Heavenly makeover for Helenvale

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HARD AT WORK: Helenvale residents clear up an illegal tip situated in Fitchard Street
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AFTER THE CLEAN-UP: The land in Fitchard Street, which has since been turned into a communal recreational area

Xolisa Phillip

RESIDENTS of the impoverished Port Elizabeth suburb of Helenvale are getting their hands dirty in a bid to make their neighbourhood “heavenly”. Fed up with the negative publicity their part of the world generates, the residents rolled up their sleeves, joined hands with the Helenvale Empowerment Cooperative (Hemco) and sprang into action.

This six-month collaborative sprucing up effort has seen unsightly illegal tips turned into recreational parks and the removal of 2500 tons of rubbish – roughly 250 10-ton tipper trucks’ worths of waste.

Although one area has shown slight regression, the cleanup exercise has withstood the festive season litter litmus test, according to Northern Areas People Development Initiative member and entrepreneur Neil Campher. Most of the sites had remained spotless since June last year, when the campaign began, he said.

The initiative also saw a first for Helenvale: the Nelson Mandela Bay Municipality began a weekly waste collection service. Although this is a constant in other areas and many might take it for granted, it represents a major victory for Helenvale, he said.

The cleanup has also seen previously “dead” spaces coming alive. Hemco chairwoman Rebekka Windvogel outlined some of the campaign’s milestones so far.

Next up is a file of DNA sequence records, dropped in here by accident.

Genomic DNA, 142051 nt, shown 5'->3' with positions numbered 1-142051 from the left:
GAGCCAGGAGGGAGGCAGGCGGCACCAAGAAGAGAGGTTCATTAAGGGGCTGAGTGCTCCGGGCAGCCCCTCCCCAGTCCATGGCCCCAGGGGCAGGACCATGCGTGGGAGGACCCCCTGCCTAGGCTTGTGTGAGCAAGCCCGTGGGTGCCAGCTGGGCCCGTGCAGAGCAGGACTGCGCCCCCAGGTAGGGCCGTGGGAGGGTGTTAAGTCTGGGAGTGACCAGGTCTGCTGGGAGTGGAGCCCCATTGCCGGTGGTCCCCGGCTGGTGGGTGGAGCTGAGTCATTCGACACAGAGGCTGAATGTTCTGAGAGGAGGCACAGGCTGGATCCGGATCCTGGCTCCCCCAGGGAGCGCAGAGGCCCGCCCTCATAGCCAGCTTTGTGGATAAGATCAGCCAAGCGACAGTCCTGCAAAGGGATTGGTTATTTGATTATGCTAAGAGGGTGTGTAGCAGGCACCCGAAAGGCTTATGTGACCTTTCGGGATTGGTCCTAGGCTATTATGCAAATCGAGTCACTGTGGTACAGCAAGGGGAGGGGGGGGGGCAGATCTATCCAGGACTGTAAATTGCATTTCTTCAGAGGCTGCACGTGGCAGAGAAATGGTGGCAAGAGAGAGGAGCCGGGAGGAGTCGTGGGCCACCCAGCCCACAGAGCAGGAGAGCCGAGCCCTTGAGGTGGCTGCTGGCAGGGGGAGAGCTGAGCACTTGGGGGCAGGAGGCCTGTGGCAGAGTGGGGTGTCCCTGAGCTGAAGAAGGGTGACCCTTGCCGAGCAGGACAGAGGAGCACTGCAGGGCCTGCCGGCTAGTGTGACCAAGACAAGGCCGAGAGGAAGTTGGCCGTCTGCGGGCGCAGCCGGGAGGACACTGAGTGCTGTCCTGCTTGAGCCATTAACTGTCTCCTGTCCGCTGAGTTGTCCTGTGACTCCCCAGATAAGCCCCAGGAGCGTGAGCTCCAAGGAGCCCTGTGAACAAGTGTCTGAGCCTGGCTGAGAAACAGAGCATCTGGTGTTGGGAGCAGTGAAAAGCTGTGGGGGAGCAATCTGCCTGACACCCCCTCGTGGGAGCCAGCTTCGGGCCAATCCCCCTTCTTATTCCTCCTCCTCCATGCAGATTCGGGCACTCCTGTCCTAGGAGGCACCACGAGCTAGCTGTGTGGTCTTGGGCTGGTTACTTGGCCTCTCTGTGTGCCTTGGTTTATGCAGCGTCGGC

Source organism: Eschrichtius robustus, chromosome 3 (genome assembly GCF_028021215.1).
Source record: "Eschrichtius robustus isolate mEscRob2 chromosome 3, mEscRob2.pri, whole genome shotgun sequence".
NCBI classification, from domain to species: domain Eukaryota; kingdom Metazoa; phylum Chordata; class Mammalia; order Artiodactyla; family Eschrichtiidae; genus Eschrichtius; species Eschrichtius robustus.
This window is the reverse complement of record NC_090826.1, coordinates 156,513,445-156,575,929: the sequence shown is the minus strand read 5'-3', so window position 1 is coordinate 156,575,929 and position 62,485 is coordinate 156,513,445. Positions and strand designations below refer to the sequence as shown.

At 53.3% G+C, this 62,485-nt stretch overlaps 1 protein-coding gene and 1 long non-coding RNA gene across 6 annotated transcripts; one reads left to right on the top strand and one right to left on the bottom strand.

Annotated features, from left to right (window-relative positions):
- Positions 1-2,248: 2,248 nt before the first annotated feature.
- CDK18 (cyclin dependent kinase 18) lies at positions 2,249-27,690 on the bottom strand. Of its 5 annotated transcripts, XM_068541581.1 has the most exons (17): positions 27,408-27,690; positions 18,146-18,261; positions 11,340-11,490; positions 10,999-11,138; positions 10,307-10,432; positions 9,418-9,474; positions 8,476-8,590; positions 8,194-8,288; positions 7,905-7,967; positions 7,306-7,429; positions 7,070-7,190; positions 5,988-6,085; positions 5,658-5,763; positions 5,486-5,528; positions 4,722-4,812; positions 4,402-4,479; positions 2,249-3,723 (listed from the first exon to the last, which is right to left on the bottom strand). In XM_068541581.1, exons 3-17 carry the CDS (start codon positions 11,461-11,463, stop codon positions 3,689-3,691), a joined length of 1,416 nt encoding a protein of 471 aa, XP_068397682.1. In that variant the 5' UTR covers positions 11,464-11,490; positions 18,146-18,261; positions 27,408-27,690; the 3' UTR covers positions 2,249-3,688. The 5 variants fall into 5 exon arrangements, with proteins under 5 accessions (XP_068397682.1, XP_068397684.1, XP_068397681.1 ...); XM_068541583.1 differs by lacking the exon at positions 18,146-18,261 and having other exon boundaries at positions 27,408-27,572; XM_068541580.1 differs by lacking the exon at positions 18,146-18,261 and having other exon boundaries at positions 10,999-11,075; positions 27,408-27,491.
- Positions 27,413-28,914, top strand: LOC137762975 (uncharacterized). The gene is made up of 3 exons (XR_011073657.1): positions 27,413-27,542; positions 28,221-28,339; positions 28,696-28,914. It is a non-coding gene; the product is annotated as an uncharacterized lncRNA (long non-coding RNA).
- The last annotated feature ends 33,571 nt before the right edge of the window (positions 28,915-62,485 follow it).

The cooperative converted a dumping spot on Reginald Road into a recreational park fitted with a small garden, basic basketball court, waste bins and benches. “It’s not only being used to play ball sports, but people are braaiing here and hosting open-air prayer meetings.”

Troublesome spots were stabilised and residents took ownership of the cleanliness of their neighbourhood. “Niemand gaan hier weer mors nie,” [No one is going to make a mess here again] was the residents’ emphatic response when asked about the turnaround.

These minor changes is a small victory for Campher, who has observed his community’s cyclical service delivery protests – most of which have taken on violent undertones.

“This has been profound. The community is ridding itself of illegal dumping. The reconnection with the land and revival of communal spaces bear testament to the power neighbourhoods hold.

“Although much remains to be done, the government should learn from and celebrate these civic victories. We need to live out the values of Batho Pele [people first].”

Communities interested in “cleaning up their acts” could approach the Nelson Mandela Bay Municipality’s waste management department, which was responsible for the region’s cleanliness, Campher advised. “Another avenue is the Environmental Affairs Department.”

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